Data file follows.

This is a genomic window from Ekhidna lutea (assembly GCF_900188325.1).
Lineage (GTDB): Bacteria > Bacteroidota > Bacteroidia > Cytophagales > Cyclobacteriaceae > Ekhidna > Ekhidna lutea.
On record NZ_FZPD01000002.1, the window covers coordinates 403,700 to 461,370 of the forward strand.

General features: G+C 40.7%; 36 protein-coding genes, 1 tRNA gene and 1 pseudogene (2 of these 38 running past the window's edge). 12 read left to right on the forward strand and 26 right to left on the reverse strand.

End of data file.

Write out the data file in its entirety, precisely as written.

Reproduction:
This is a genomic window from Ekhidna lutea (assembly GCF_900188325.1).
Lineage (GTDB): Bacteria > Bacteroidota > Bacteroidia > Cytophagales > Cyclobacteriaceae > Ekhidna > Ekhidna lutea.
On record NZ_FZPD01000002.1, the window covers coordinates 403,700 to 461,370 of the forward strand.

General features: G+C 40.7%; 36 protein-coding genes, 1 tRNA gene and 1 pseudogene (2 of these 38 running past the window's edge). 12 read left to right on the forward strand and 26 right to left on the reverse strand.